I grew up as the daughter of a Baptist preacher, so I knew the importance of giving. But I wanted our daughters, Audra and Olivia, to learn about the value of charity firsthand. It became our family tradition. It became normal for our girls to donate money from their allowances to 6 Stones. We showed them that their little gifts could combine with other kids’ money to help out students who weren’t as fortunate as them. That set the foundation for a lifetime of giving — money and time — to help families in need. After a while, we weren’t content to simply give money. We started donating our time. We distributed backpacks, repaired houses, adopted families at Christmas and gathered food and clothing for men and women who had less than we did.
All in the Family
When the Community Garden was built, we were one of the first families to get plots and start growing produce. Gary became a Row Captain, as well as a founding member of the Garden planning team. Meanwhile, both Audra and Olivia were required to serve a minimum of 100 of community service hours to qualify for honors at graduation. They earned the majority of those hours at 6 Stones.
Because of her involvement with 6 Stones, Audra — now a senior at Texas State University — is actively giving back to her college community in San Marcos. She knows how to paint a house, plant a tree, or organize a special event for her sorority’s charity. Olivia will graduate from high school this year, but she has been active in the Community Garden since she was a Heritage Middle School Bronco in Grapevine-Colleyville ISD.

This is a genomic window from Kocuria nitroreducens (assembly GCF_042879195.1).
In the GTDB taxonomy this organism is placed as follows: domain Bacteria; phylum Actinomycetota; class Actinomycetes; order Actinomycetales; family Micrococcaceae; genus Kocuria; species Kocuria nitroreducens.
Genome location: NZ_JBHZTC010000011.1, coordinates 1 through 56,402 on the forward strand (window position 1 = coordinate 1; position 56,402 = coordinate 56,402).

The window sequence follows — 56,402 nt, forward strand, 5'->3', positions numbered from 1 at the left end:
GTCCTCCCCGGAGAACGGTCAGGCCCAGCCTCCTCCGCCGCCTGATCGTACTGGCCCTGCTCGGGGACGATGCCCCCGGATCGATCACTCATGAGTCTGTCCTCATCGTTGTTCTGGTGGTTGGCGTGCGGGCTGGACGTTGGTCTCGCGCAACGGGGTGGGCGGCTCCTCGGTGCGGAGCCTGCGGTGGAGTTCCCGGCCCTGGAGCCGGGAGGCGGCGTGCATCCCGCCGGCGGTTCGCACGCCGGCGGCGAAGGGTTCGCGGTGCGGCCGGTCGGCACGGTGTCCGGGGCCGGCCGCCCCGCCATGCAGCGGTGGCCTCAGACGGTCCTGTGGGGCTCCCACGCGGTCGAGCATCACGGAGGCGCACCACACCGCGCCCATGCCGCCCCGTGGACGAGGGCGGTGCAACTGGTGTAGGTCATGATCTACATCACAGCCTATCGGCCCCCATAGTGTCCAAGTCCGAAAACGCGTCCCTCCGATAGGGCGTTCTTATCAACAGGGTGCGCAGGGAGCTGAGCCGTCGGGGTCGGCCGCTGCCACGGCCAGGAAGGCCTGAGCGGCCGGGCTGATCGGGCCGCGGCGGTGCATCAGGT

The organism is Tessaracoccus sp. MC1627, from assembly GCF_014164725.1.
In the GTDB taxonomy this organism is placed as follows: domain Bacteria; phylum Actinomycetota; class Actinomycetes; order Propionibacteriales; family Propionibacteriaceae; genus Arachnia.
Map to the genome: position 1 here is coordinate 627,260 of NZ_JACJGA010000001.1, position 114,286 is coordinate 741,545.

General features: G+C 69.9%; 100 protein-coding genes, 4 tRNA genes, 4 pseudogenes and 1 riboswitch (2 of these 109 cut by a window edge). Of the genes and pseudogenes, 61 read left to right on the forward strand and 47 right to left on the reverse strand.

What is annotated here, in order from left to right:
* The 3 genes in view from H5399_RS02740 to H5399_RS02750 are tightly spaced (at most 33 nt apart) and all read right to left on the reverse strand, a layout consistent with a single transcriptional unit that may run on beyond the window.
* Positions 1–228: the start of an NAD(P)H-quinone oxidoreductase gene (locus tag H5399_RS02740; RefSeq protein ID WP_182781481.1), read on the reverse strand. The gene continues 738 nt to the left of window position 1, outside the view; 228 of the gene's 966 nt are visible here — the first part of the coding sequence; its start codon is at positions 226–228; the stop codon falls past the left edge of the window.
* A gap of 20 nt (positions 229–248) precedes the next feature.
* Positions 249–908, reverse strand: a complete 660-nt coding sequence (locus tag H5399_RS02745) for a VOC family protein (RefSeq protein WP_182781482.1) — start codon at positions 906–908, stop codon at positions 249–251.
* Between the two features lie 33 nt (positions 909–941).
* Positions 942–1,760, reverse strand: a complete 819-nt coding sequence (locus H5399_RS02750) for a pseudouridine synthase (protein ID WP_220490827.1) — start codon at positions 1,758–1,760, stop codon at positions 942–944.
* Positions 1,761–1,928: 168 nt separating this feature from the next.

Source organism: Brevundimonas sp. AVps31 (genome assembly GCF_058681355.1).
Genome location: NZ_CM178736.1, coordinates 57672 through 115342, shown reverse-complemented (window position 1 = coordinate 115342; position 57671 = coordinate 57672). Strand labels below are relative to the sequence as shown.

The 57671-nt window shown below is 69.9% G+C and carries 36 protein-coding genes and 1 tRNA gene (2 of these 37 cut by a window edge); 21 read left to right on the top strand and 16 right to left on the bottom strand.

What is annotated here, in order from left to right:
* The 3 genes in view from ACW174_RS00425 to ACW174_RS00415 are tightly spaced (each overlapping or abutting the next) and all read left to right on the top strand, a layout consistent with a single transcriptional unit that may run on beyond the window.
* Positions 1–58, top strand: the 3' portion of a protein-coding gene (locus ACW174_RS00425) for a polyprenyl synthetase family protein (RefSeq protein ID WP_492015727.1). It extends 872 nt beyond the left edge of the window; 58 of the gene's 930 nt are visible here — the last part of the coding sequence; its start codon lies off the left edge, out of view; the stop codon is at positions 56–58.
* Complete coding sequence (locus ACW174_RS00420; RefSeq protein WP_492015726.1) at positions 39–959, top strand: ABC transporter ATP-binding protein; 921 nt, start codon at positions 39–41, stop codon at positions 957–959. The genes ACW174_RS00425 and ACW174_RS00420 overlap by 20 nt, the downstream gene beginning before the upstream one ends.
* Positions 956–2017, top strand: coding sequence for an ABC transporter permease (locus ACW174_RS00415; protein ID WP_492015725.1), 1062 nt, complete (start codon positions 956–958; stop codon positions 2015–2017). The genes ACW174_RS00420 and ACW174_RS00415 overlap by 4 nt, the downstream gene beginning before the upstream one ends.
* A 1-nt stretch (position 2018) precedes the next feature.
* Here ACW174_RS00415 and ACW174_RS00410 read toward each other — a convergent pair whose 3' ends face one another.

She and Gary have done more than just plant seeds in that garden. They have made amazing memories by “growing” together. It’s tough to have your baby birds “fly away from the nest,” but I know that Gary and I have done all we can to ensure that Audra and Olivia will make a difference in whatever community they live in. I fully expect that Olivia will continue to give back to her community when she follows her sister to Texas State in the Fall. Having 6 Stones as a place we could all volunteer together made life simpler as they entered middle school and high school. It only got better as I got more involved.
Giving to 6 Stones is more than just writing a check. It can change lives. Over the last eight years, I have seen single moms in difficult circumstances come to 6 Stones for food and clothing, stabilize, then turn around and give back to other families in need. I have seen children’s faces light up when they receive a new backpack and school supplies. Prayed with families who live in deteriorating homes as our volunteers went to work, only to discover that those families have never had anyone pray for them before. Watched men come to 6 Stones simply to fulfill legal obligations walk away with their lives literally saved. When we give to 6 Stones, we are helping to give the entire community that same generous foundation that we gave to our daughters.
6 Stones affects more people than the ones who come to us with physical needs. The work they do in this community helps all of us to grow, whether we are rich, poor, healthy, or sick. My life changed for the better because I am part of 6 Stones. The same is true of Gary’s life. Audra and Olivia’s, too. I believe in this organization; the work it is doing and the work that it does in us. It has brought people into my life that I never would have met, and without whom I cannot imagine living now. 6 Stones is a family that draws itself together in ways you can’t possibly anticipate. I love it, and I hope that you’ll consider being a part of it with me. With us.